Does the battery on your old MacBook seem to be unable to hold a charge anymore? Is that used MacBook Pro you’re buying from a friend any good? Batteries are the lifeblood of our Mac notebooks, and fortunately it’s quite easy to get a feel for whether that battery pack still has some life to it or if it needs a replacement. In this post, I’ll show you how to easily check the health of a MacBook battery and provide some ideas on replacing the battery if testing shows that it’s on its last legs…
How Long Do MacBook Batteries Last?
Apple’s guideline for MacBook batteries is that they will retain 80% of the original charge capacity after a certain number of complete charge cycles. A charge cycle means using all of the battery’s capacity — but not necessarily all at once. Let’s say that I take my MacBook Pro from 100% down to 50% on both Monday and Tuesday, plugging it in on Monday night to bring it back to 100% charge. During those two days, I’ve experienced one charge cycle.
After the MacBook has reached Apple’s “maximum cycle count”, your MacBook still works — it just may not hold a complete charge and last as long when running on battery power. When it gets to the point that your MacBook needs to be plugged in almost continuously in order to operate, it’s probably a good sign that the battery needs replacement.
Each model of MacBook has a specific maximum cycle count number for its battery. For most new MacBook models, that number is 1,000; for older MacBooks, the cycle count can be as low as 300.
To determine the maximum cycle count for your MacBook, you’ll need to know the model name and year. From the Apple menu, select About this Mac… As you can see from the screenshot below, this provides information about the operating system version being used, as well as details about your Mac:
Knowing that this is a 2017 13-inch MacBook Pro, I can then visit Apple’s support page on MacBook battery life to see that this device has a maximum cycle count of 1,000.
Testing Battery Health
How do you determine the number of cycle counts your MacBook has experienced? On the About this Mac window (see image above), click the “System Report…” button. This launches the System Information utility, which is found in the Utilities folder inside the Applications folder.
Once launched, find and click on the word “Power” under Hardware. Doing this provides a wealth of information about the power system for your MacBook (see screenshot below):
This MacBook is relatively new, so it has only gone through 24 full charge cycles and should be good for years!
If the cycle count is greater than Apple’s recommended maximum cycle count or if the condition is listed as other than “Normal”, then it’s probably time to consider replacing the battery.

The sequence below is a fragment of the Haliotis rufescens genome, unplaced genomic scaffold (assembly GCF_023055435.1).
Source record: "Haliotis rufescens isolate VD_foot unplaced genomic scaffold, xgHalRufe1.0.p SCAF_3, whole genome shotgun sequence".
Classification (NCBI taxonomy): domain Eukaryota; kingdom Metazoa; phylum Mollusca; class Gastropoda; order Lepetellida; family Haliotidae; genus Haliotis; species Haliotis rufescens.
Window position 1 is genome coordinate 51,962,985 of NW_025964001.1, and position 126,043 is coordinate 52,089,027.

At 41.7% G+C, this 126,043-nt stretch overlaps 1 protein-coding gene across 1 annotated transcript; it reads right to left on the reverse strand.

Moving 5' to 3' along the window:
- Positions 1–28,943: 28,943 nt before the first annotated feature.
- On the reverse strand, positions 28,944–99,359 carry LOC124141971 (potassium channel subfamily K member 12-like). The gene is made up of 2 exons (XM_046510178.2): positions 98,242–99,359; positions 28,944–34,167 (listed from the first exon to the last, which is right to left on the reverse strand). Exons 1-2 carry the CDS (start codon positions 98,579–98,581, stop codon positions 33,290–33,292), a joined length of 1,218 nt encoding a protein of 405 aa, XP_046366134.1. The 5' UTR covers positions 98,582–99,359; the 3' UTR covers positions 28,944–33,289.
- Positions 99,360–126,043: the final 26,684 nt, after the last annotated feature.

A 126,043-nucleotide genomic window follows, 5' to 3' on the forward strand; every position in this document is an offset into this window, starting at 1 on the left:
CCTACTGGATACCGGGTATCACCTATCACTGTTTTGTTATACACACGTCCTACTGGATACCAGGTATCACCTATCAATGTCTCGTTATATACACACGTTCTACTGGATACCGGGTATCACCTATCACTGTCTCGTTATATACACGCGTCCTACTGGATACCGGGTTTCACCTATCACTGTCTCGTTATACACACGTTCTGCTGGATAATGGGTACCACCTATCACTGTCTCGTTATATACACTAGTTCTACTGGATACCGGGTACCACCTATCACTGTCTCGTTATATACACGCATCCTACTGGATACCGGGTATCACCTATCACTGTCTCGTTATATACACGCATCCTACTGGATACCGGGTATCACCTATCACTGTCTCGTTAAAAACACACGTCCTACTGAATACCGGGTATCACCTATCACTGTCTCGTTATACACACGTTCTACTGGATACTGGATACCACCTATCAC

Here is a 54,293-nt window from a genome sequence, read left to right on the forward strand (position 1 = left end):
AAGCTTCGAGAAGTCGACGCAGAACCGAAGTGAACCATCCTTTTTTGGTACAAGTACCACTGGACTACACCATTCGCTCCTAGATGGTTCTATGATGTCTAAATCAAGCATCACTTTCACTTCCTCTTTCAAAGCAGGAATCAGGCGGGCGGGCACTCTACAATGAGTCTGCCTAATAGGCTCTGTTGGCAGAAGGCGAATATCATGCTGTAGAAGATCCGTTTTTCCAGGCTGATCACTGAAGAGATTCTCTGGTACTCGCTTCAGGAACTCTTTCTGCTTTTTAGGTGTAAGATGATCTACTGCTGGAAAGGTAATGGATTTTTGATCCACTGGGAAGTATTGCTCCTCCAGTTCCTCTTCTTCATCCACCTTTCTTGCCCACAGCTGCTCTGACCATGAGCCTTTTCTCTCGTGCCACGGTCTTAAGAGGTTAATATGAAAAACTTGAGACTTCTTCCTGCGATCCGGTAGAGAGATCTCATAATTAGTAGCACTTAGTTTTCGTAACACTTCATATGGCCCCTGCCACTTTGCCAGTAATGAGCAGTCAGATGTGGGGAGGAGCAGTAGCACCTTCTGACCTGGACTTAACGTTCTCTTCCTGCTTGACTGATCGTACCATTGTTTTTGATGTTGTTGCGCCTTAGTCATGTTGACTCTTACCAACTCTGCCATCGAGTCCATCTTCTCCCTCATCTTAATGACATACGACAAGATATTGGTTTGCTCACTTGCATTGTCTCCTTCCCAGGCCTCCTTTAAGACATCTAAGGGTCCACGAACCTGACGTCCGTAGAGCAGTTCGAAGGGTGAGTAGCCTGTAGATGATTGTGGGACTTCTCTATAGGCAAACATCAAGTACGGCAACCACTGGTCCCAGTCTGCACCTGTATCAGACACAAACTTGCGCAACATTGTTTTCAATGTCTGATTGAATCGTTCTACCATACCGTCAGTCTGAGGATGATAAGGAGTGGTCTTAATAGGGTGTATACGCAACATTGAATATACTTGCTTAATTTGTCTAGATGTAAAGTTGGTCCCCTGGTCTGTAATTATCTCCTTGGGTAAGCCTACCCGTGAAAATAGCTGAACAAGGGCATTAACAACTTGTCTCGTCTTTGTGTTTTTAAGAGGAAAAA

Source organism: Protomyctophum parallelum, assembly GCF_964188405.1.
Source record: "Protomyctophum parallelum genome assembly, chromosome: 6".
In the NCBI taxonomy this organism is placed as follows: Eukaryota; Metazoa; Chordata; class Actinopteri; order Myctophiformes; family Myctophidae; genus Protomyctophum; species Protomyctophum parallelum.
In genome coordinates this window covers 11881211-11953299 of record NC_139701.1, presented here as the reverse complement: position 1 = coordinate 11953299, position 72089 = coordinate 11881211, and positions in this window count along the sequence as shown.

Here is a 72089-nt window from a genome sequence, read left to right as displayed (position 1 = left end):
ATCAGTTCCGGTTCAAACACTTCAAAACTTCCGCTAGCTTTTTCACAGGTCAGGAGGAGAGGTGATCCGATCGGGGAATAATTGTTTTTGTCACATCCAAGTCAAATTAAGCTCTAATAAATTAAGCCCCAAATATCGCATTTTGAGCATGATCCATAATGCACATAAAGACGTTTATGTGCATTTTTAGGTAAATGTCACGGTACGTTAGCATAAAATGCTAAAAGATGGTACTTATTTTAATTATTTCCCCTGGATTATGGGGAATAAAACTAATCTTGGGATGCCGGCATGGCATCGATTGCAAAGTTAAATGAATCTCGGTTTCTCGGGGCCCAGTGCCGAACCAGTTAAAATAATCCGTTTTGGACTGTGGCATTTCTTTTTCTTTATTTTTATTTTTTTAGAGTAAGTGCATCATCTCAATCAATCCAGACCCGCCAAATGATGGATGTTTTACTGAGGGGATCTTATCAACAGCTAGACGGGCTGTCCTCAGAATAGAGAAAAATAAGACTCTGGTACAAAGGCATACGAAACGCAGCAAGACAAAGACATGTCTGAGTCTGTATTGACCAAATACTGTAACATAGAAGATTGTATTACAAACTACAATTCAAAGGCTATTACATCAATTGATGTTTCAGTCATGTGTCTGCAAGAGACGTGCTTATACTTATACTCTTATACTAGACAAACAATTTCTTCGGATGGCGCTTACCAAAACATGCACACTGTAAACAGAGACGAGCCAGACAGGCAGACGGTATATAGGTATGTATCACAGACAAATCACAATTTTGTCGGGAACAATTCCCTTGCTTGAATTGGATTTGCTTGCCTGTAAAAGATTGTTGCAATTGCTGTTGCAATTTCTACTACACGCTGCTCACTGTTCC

Battery Replacement Options
MacSales.com is the perfect place to purchase battery replacements for many MacBooks. We have batteries for MacBook, MacBook Air, and MacBook Pro models, and the replacements have up to 50 percent more capacity than the original batteries.
Still have that System Information app open? Good! Click on the word “Hardware” at the top of the left sidebar, and you’ll see a hardware overview like this:
Now, this is a brand new MacBook Pro so there’s not a replacement available for it, but let’s say that the model identifier was “MacBookAir3,1” — an 11-inch MacBook Air from late 2010. Sure enough, there’s a battery available for it (see screenshot below):
How do you install the replacement battery pack? Thanks to the video instructions available on the battery web page, you’ll find that it’s easy to do it yourself. For MacBooks that have a battery “door” on the bottom, replacing the battery is as simple as turning a small latch (usually with a coin), popping out the old battery pack, installing the new battery and then locking the latch.
Your NewerTech NuPower replacement battery from MacSales.com will also come with instructions on how to recycle your old battery.
Do you have a 15-inch unibody MacBook Pro from 2008 or 2009? If you do, then we have another power solution for you — the NewerTech Battery Charger and Conditioner. It is primarily used to charge one battery pack while another is in use, or to charge two battery packs at once while conditioning one of them.
What is meant by “conditioning”? It provides a “deep cycle”, fully draining the battery pack and then charging it to capacity several times. This allows the battery cells to get the longest life and most runtime.